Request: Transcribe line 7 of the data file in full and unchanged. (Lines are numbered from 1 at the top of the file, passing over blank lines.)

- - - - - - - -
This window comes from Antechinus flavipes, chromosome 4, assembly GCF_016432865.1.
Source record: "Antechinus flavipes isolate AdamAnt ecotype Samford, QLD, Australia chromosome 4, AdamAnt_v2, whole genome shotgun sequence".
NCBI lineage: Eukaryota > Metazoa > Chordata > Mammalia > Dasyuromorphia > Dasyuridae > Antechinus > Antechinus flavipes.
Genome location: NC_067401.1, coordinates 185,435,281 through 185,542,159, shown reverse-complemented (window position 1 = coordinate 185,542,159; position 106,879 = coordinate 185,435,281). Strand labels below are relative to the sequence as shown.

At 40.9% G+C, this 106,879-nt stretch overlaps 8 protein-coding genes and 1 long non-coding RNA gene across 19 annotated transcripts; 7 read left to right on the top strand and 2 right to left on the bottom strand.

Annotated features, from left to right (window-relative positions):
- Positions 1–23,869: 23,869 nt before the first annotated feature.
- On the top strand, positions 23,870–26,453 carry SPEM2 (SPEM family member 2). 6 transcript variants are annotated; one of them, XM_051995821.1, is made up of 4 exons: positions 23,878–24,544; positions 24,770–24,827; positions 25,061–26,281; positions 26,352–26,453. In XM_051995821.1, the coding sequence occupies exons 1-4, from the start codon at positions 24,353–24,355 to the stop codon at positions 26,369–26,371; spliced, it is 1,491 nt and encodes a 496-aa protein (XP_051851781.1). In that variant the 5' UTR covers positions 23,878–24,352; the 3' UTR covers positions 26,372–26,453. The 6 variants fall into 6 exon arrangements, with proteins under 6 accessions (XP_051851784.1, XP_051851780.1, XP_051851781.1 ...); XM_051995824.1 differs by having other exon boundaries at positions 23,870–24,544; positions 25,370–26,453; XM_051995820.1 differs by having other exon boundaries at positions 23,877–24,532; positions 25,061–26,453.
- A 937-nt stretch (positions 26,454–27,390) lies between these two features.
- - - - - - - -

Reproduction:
- Positions 1–23,869: 23,869 nt before the first annotated feature.